Our triggers are the key to our healing
And why a couple of responses on Reddit triggered me
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I once read somewhere that if you read a single book on a given topic, you can probably hold a 5-10 minute conversation about it. After reading 2-3 books on the same topic, you could probably talk about it for half an hour, and any book count over 5 puts you in the realm of an academic, because (let’s be real) — who would read that many books on the life of caterpillars anyway?!
So after reading a few books about the mindbody connection and how our bodies can heal themselves once we deal with repressed emotions, I became more and more convinced that I could actually heal my Hashimoto’s. Hashimoto’s is an autoimmune condition wherein your body produces antibodies that attack your thyroid. Common symptoms include fatigue, increased sensitivity to cold, constipation, brittle nails, and hair loss. About 1 in 8 women are affected by thyroid diseases, and women are 10x more likely than men to suffer from them.
There have been many instances where I have opened up to a girlfriend about my Hashimoto’s symptoms and it was like holding up a mirror: they were suffering from the same ailments, but neither they nor their doctor had a clue as to what it could be! Here’s why their doctors are in the dark: it’s not common practice for your GP to order labs that include a complete thyroid panel — the standard lab only includes TSH (thyroid stimulating hormone) and T4 (the thyroid hormone thyroxine, which is produced by the thyroid gland and helps control metabolism and growth). The complete thyroid panel includes a few more markers, namely:
T3 (free and total) — hormone that affects growth and development, metabolism, body temperature, and heart rate; made from T4
Reverse T3 — also made from T4, reverse T3 is inactive in your body and competes with T3 to bind to receptors (not good)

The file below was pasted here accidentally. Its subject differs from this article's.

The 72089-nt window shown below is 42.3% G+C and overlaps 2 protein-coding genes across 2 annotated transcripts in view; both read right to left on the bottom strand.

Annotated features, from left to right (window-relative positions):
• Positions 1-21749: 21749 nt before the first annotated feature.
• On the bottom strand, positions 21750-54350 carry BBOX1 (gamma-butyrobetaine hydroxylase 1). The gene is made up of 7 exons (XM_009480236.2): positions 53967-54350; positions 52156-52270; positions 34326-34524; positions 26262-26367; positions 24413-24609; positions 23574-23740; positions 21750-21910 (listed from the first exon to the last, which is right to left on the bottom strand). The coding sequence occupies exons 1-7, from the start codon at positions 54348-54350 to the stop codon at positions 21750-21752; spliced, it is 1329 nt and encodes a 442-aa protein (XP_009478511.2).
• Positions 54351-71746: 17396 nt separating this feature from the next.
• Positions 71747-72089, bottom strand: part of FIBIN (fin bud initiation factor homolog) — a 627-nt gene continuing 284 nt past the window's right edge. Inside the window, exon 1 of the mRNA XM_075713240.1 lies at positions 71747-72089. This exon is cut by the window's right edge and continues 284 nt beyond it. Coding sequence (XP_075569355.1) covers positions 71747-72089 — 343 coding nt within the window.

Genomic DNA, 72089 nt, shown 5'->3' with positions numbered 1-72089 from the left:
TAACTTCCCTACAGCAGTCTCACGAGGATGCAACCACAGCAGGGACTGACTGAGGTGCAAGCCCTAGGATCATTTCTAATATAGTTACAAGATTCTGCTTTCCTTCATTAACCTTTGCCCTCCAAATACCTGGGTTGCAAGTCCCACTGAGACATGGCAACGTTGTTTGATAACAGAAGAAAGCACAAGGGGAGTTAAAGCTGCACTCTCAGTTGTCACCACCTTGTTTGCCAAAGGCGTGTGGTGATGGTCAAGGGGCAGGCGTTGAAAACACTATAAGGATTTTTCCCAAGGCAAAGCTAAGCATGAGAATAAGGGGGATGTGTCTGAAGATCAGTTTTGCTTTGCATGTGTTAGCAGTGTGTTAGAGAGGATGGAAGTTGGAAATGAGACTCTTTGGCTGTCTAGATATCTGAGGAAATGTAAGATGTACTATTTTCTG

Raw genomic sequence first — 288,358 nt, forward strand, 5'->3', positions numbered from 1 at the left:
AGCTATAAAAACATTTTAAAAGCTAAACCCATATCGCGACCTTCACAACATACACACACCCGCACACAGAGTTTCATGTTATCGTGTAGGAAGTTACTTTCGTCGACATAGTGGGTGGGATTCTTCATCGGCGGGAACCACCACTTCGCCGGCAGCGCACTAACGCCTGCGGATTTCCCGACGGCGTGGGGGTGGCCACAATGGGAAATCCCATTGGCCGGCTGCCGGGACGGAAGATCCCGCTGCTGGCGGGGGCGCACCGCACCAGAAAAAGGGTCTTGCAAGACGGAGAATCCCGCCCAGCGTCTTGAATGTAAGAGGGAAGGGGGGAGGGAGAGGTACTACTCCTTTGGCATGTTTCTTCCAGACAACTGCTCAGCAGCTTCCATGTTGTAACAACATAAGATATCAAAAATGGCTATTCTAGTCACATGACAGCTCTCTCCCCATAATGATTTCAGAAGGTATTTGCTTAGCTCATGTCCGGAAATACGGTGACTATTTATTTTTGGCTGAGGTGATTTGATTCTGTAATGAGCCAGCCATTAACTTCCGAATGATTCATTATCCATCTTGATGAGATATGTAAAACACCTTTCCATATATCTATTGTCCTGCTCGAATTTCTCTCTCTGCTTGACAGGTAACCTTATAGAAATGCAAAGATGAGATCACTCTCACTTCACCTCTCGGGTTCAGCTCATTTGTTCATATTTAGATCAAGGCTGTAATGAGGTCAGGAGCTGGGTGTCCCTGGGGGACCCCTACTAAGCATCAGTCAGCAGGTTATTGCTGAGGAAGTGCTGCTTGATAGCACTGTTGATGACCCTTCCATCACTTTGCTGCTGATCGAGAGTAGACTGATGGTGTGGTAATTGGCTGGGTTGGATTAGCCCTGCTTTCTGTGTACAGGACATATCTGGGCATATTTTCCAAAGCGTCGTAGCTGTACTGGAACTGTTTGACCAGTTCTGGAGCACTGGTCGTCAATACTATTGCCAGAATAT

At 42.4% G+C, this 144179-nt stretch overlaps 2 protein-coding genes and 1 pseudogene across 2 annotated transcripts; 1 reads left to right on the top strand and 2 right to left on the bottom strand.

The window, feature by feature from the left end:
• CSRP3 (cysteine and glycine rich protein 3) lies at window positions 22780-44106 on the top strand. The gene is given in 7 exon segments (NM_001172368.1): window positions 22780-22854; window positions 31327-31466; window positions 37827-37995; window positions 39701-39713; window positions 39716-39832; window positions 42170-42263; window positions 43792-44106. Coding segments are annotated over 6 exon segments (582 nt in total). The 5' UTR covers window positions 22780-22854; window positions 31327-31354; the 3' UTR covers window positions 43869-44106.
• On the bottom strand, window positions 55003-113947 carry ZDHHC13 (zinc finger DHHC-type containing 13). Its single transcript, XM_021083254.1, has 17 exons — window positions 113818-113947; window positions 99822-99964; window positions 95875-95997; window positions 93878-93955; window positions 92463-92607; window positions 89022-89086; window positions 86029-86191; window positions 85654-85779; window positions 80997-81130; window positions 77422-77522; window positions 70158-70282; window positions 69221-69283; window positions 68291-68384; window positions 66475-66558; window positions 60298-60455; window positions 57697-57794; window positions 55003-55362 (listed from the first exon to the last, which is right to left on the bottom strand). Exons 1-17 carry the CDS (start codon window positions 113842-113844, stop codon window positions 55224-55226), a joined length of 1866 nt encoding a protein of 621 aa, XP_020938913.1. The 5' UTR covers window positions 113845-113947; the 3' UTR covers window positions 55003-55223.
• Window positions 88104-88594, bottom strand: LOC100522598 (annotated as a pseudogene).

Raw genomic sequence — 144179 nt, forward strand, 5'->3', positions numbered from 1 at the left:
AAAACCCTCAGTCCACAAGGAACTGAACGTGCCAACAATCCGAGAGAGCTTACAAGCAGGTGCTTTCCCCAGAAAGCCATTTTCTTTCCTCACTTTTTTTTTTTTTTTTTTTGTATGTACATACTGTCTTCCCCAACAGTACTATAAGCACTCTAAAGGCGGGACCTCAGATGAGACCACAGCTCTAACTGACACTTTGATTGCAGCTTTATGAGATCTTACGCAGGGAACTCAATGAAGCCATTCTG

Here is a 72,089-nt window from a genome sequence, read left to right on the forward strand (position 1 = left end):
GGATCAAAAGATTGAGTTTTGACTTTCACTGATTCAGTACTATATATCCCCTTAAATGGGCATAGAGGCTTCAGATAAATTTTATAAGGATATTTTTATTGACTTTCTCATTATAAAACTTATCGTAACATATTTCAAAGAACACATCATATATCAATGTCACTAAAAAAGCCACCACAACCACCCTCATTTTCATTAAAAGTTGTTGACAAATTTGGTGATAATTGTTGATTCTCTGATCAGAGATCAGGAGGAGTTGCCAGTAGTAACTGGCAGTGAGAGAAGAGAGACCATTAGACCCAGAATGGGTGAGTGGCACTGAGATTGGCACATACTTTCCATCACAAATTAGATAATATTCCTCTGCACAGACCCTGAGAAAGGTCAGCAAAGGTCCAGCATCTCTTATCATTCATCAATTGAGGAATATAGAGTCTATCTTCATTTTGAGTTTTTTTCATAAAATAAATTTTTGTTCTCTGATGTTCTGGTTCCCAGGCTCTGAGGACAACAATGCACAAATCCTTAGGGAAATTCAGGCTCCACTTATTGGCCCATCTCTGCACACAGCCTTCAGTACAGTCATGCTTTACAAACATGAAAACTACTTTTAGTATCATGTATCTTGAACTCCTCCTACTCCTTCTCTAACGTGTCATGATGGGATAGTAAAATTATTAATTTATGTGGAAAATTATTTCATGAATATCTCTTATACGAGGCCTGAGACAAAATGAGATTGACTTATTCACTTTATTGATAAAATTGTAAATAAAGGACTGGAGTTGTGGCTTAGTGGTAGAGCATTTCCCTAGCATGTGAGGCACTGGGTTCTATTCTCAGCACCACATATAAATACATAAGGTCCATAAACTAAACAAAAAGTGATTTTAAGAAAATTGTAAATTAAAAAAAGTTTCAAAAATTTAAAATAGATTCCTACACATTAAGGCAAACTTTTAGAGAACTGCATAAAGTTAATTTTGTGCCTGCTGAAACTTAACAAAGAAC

Anti-thyroglobulin antibodies (anti-TG) — these attack your thyroid
Thyroid peroxidase antibodies (anti-TPO) — same as above
There are a few manifestations of thyroid diseases and various levels of the markers above that indicate which one you have, but I won’t go into the details here. The point is, you could have totally normal TSH and T4 results but test positive for either anti-TG, anti-TPO, or both, and the standard lab would have missed that! That means you have Hashimoto’s and could be doing something about it but are left clueless. I can’t tell you how many times I’ve diagnosed my girlfriends on the fly or been able to suss out that someone had a thyroid issue just by talking to them about their symptoms. IYKYK ¯\_(ツ)_/¯
So what does Hashimoto’s have to do with the mindbody connection? Let me preface what I’m about to share with a bit of a disclaimer: thyroid diseases are very real and they can wreak havoc on you. Untreated hypothyroid can lead to severe issues like goiter, heart problems, neuropathy, infertility, birth defects, and coma. So, YES see a doctor if you’re not feeling well or suspect something might be off, AND…
Consider that there are many cases, both anecdotal and in the medical literature, of spontaneous resolution of diseases as insidious as late-stage cancer and as chronic and debilitating as lower back pain (BTW roughly 2.5% of US GDP is spent annually on non-cancer chronic pain alone!). There are many books that chronicle these seemingly miraculous cases. Here are a few that I’ve read, plus one documentary:
The Clarity Cleanse: 12 Steps to Finding Renewed Energy, Spiritual Fulfillment, and Emotional Healing by Dr. Habib Sadeghi DO
Healing Back Pain: The MindBody Connection by Dr. John E. Sarno MD (people have healed their chronic back pain simply by reading this book, so I highly recommend it if you’re suffering from this!)
The Divided Mind: The Epidemic of Mindbody Disorders by Dr. John E. Sarno MD
The Myth of Normal: Trauma, Illness, and Healing in a Toxic Culture by Dr. Gabor Maté MD and Daniel Maté
All the Rage: Saved by Sarno starring Dr. John E. Sarno, Larry David, Howard Stern
The common thread among these stories of healing is that patients end up turning their attention to their repressed emotions — they accept the sadness, anger, guilt, shame, or whatever might be dogging them, they embrace it, and they work through it. On the other side of that, they find healing not just for their emotional and mental health, but their physical health. The difficulty with accessing repressed emotions is that they live in our subconscious, and our egoic self does a really good job of keeping those stuffed way down and our awareness way low, lest our awareness of them cause us even more intolerable pain.